While personality, style, and situation cause different approaches, some guidelines have proven useful for the best results. Notes should be made as soon as possible after an event from which one wants to learn—ideally the same day. Waiting more than 24 hours seems to sacrifice specificity about details that made the most difference and why they happened.
An entry should begin with the primary outcome — the headline that best captures the major result. Then, list the essential reason for that outcome; an always-subtle root cause made apparent by asking “why?” five times to peel back each layer, revealing what came before. (I remember reviewing my journal once and realized that several big-bet decisions turned on the right question asked at just the right point in the debates. Fortunately, my notes were in enough detail that they showed that the same subordinate asked the right question each time. I started listening to him much more closely). Third, recall the emotions that affected decision making and why they flared. Last, identify what you can learn from the whole experience and what you can do differently next time.
Many will opt to keep a journal on their computer or iPad. While that may be more efficient, the point of keeping a journal is not efficiency but to reflect and slow things down so that learning is maximized. For that purpose, handwriting may work better. The novelist Paul Theroux has said that he writes long-hand because, “The speed with which I write with a pen seems to be the speed with which my imagination finds the best… words.” He noted a 2011 Newsweek article that said, “Brain scans show that handwriting engages more sections of the brain than typing [and] it’s easier to remember something once you’ve written it down on paper.”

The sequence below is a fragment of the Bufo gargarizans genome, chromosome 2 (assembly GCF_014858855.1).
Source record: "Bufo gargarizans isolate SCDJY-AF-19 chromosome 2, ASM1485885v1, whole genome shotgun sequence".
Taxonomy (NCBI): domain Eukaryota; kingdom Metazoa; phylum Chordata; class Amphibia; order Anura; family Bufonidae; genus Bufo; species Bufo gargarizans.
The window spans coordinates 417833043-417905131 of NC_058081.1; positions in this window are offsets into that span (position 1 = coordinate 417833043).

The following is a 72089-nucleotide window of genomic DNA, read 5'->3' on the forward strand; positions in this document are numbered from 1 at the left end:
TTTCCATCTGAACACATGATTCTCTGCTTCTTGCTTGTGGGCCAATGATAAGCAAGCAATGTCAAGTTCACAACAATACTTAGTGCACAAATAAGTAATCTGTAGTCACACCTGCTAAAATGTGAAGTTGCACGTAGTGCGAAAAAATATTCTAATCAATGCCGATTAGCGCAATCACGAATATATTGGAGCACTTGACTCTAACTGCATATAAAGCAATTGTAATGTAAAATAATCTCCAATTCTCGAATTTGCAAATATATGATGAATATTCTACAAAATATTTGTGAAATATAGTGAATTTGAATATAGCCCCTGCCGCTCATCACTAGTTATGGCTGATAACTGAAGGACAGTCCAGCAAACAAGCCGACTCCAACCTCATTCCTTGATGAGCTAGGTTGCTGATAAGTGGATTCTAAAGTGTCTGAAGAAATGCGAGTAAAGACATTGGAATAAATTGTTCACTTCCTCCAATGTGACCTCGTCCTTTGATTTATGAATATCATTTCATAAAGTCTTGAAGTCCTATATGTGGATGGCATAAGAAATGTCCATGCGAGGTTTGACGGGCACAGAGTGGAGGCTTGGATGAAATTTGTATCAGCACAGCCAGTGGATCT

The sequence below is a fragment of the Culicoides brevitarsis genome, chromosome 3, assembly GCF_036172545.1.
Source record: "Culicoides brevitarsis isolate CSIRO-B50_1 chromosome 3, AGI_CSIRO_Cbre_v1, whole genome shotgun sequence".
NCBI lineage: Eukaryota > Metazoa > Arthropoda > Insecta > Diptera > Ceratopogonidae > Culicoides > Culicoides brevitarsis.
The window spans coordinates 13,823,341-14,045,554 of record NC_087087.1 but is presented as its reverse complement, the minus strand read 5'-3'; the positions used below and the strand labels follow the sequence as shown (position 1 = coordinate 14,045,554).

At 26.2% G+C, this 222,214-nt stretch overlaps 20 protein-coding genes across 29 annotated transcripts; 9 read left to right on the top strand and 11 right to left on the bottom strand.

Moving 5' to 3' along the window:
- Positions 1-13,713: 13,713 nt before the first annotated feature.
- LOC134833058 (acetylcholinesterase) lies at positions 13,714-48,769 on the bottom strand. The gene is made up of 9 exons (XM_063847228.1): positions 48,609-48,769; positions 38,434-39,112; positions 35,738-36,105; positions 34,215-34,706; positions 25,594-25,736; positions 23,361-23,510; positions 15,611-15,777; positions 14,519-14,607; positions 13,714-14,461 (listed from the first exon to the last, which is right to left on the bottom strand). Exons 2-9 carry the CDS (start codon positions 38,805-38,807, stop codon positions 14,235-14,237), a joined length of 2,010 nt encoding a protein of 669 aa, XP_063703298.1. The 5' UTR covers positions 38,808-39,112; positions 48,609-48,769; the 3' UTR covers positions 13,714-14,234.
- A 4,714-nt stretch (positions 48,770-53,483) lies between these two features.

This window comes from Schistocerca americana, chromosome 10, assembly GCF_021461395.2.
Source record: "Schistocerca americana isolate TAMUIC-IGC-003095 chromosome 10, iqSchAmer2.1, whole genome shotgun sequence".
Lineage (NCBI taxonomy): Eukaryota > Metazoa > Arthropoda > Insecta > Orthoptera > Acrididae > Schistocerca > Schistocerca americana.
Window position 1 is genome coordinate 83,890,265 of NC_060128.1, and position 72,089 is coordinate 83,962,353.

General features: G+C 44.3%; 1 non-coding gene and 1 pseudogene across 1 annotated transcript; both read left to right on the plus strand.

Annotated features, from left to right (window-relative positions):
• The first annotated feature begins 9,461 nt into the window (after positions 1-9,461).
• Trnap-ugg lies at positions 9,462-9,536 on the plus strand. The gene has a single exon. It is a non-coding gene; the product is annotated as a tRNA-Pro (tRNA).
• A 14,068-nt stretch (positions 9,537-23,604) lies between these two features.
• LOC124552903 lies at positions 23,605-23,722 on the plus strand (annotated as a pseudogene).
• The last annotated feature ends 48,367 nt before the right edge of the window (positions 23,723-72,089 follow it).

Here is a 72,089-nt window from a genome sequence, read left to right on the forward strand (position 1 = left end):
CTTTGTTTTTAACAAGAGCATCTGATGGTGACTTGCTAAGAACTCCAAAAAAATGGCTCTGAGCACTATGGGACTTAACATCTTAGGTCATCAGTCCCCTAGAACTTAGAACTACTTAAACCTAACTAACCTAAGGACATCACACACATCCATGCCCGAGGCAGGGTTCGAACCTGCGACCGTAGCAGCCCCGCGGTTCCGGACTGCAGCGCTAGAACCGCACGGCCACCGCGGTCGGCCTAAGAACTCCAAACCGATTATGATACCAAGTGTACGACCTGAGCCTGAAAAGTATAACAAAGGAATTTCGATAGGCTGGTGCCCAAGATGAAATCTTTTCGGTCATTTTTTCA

With so many benefits of keeping a journal, why do so few leaders do it?
- It takes time, a most precious asset. Because a journal requires reflection, it’s best done during quiet periods, which are rare for any leader.
- Sometimes, keeping a journal requires reliving something one would just as soon forget. Even though a vital step in learning, it’s unpleasant.
- Because many leaders prefer to rapidly move on to the next challenge, reflection is not high on their list of things they enjoy or have much experience with.
- Like any tool, it takes time to perfect the best way to use it. The methodology offered here did not happen right away, but came after many trials and errors.
These are minor drawbacks compared to the benefits. Slowing things down leads to better-thought-through, more effective judgement and to learning what to do more of and what to change. One result, as important as anything, is an increase in the satisfaction that should come from being in charge. A personal journal should be part of any leader’s toolkit.
Dan Ciampa (DC@danciampa.com) is a former CEO, an adviser to boards and chief executives, and the author of five books, including Transitions at the Top: What Organizations Must Do to Make Sure New Leaders Succeed (with David L. Dotlich, Wiley, 2015) and Right from the Start: Taking Charge in a New Leadership Role (with Michael Watkins, Harvard Business Review Press, 1999).